Rating **** Masterpiece
Directed by Bernardo Bertolucci
Written by Bertolucci and Clare Peploe
With Thandie Newton, David Thewlis, and Claudio Santamaria.
By Jonathan Rosenbaum
Many times over the past three decades I’ve been close to giving up on Bernardo Bertolucci. The rapturous lift of his second feature, Before the Revolution (1964), promised more than he seemed prepared to deliver with the eclectic Partner (1968). Yet it was The Spider’s Stratagem (1970) rather than The Conformist (made just afterward and released the same year) that renewed my faith in his talent. Both movies, like Before the Revolution and Partner, were the flamboyant expressions of a guilt-ridden leftist, a spoiled rich kid with a baroque imagination and a social conscience that yielded dark and decadent ideas about privilege and guiltless fancies about sex. Where they differed for me was in the degree to which The Conformist succumbed to fashionable embroidery, a stylishness that took the place of style.
It was the relatively big budget The Conformist, an adaptation of an Alberto Moravia novel, that made Bertolucci’s name in the world market and so influenced American movies that Coppola’s Godfather trilogy would have been inconceivable without it. But it was the more ponderous and adventurous The Spider’s Stratagem–a TV commission adapted from a Jorge Luis Borges story, “Theme of the Traitor and Hero”–that showed Bertolucci truly grappling with his material and not merely with his markets. His mise-en-scene may have overwhelmed his content, marking him as a mannerist, but there was nothing glib about that content, and the mise-en-scene was more than just decorative. But both elements were too European to capture the American market–unlike the glossier The Conformist, so decorous it suggested one of Marshall Field’s window displays.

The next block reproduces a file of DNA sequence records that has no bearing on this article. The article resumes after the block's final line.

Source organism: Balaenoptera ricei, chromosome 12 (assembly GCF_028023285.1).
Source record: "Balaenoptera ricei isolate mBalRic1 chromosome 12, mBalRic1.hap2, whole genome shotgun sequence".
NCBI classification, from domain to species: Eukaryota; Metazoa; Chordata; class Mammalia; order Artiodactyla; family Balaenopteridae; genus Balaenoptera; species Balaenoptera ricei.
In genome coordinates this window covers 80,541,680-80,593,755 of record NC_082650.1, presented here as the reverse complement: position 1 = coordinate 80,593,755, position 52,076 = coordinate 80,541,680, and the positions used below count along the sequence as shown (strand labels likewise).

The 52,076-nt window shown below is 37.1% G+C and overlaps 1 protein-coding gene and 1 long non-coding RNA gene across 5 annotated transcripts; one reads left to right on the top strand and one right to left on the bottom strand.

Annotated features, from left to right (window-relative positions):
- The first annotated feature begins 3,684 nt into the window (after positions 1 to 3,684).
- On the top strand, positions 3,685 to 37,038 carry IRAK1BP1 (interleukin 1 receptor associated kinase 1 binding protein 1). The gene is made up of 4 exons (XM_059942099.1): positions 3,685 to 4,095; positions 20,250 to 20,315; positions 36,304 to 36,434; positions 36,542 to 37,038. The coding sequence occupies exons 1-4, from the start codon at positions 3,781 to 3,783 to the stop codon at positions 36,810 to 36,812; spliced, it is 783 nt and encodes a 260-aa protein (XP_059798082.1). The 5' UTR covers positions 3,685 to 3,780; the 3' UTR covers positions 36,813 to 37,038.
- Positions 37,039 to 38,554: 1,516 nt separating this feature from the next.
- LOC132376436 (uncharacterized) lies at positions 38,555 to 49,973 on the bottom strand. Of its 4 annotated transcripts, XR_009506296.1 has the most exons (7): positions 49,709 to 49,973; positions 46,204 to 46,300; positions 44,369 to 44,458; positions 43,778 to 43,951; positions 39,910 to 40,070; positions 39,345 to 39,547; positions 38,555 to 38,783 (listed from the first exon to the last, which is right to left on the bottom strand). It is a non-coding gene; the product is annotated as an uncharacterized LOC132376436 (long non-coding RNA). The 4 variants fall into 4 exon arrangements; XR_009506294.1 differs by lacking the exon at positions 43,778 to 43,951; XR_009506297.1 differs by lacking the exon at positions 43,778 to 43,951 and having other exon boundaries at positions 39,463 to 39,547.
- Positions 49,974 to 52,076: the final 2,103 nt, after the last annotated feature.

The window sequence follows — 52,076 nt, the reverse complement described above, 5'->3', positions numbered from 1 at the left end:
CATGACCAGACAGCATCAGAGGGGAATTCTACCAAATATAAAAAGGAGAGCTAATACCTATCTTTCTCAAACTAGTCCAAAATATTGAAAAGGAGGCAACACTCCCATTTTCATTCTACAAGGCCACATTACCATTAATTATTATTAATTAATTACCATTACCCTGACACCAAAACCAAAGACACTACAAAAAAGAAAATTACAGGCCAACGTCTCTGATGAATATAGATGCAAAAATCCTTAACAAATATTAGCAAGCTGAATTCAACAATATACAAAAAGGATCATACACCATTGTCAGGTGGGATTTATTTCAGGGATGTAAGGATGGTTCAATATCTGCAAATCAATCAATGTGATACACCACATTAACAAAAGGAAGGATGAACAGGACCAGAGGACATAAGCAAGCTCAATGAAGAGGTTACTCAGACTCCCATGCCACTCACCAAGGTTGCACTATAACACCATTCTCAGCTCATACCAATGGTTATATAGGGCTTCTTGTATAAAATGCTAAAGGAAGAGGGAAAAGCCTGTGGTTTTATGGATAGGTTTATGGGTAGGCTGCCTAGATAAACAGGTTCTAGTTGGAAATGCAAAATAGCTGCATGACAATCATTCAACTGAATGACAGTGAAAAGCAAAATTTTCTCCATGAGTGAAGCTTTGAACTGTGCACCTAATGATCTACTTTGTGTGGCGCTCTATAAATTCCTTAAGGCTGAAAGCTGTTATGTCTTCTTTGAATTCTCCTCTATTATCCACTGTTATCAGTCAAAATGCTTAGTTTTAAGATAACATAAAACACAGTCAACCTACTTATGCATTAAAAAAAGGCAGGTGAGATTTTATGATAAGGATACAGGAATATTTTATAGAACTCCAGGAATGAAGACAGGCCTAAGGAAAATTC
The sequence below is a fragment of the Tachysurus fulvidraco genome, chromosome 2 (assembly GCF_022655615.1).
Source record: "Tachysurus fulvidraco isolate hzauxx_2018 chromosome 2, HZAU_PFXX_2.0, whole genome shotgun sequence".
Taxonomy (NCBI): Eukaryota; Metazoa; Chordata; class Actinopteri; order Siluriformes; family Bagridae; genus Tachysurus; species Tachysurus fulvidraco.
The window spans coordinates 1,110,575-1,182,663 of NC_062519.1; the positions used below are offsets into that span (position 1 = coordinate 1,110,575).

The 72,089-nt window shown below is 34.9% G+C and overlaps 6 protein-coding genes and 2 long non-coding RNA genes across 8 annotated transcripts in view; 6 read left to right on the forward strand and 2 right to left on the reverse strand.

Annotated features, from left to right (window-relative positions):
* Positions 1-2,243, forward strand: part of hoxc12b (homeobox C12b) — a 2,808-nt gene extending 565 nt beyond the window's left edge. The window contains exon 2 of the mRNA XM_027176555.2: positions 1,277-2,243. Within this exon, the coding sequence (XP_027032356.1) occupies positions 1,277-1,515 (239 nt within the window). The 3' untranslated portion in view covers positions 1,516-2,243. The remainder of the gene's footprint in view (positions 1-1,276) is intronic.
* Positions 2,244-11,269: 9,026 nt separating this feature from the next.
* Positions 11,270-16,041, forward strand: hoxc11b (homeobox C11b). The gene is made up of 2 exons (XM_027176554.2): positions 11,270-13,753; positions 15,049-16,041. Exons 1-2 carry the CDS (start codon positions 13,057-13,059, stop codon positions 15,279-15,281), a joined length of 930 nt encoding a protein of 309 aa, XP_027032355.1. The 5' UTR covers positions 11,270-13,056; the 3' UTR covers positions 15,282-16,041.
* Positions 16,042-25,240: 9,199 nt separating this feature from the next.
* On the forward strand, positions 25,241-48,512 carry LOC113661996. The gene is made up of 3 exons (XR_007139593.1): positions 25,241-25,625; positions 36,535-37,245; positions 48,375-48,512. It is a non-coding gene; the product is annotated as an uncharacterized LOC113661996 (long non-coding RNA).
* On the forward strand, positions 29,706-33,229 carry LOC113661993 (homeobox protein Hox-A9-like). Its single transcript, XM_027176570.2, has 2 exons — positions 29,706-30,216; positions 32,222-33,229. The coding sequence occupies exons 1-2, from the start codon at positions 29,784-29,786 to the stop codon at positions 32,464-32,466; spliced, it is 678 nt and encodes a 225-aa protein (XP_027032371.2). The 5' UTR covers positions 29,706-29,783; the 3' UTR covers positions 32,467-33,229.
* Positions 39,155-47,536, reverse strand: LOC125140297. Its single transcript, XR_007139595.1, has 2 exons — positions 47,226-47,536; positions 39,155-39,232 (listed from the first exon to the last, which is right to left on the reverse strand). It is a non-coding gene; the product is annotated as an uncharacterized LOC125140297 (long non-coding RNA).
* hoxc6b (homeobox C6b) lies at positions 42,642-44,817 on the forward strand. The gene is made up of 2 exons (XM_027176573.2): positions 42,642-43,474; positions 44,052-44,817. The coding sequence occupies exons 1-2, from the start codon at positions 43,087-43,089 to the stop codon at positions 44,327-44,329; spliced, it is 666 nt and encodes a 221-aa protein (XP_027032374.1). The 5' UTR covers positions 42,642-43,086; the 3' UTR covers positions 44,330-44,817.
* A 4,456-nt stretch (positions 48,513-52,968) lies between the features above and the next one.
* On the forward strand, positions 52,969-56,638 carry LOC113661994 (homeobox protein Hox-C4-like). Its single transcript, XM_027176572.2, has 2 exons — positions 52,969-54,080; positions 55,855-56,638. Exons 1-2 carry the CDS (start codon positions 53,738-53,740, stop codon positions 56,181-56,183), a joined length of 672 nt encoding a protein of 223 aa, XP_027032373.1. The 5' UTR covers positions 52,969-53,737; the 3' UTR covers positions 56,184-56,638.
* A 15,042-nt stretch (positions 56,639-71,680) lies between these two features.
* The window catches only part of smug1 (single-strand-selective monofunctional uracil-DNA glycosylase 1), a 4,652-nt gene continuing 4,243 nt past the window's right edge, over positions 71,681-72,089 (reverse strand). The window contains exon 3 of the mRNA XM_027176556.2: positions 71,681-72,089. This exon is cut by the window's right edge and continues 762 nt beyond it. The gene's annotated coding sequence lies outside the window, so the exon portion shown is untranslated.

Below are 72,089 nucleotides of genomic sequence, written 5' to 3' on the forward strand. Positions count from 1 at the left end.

So when Last Tango in Paris emerged as the next Bertolucci feature, catapulting his reputation into the stratosphere, it was clear that, for better and for worse, he’d found his overall commercial direction. Then his daring project to adapt Dashiell Hammett’s communist novel Red Harvest fell by the wayside, to be replaced by the star-driven blockbuster 1900–an attempt to mount a Marxist historical pageant on the scale of Gone With the Wind that wound up dissatisfying just about everyone (including Bertolucci, after 72 minutes were chopped from his English-language version). Next came the less prestigious but arguably more interesting Luna (1979) and The Tragedy of a Ridiculous Man (1981), followed by The Last Emperor (1987), which signaled a new commercial configuration characterized by Bertolucci’s determination to make films only in English, regardless of setting or subject matter; in the 90s this yielded The Sheltering Sky, Little Buddha (which was also recut for the U.S.), and Stealing Beauty.
For me the best of these was The Last Emperor–if only because it suggested a temporary resolution to the uneasy competition between Marx and Freud that had dogged Bertolucci’s work from the beginning–and the worst was Little Buddha, a film that floundered conceptually and sprang to life only momentarily, approximating the magic of a fairy tale. But all three confirmed that Bertolucci was no longer a mannerist with a manner, or even a culture, he could call his own. Even Stealing Beauty, which represented his return to Italy after over a decade of wandering the globe, seemed a good deal more tentative and cautious than any of his exciting early work; I liked it more than many of my colleagues did but concluded that Bertolucci was still feeling his way back to his stylistic roots.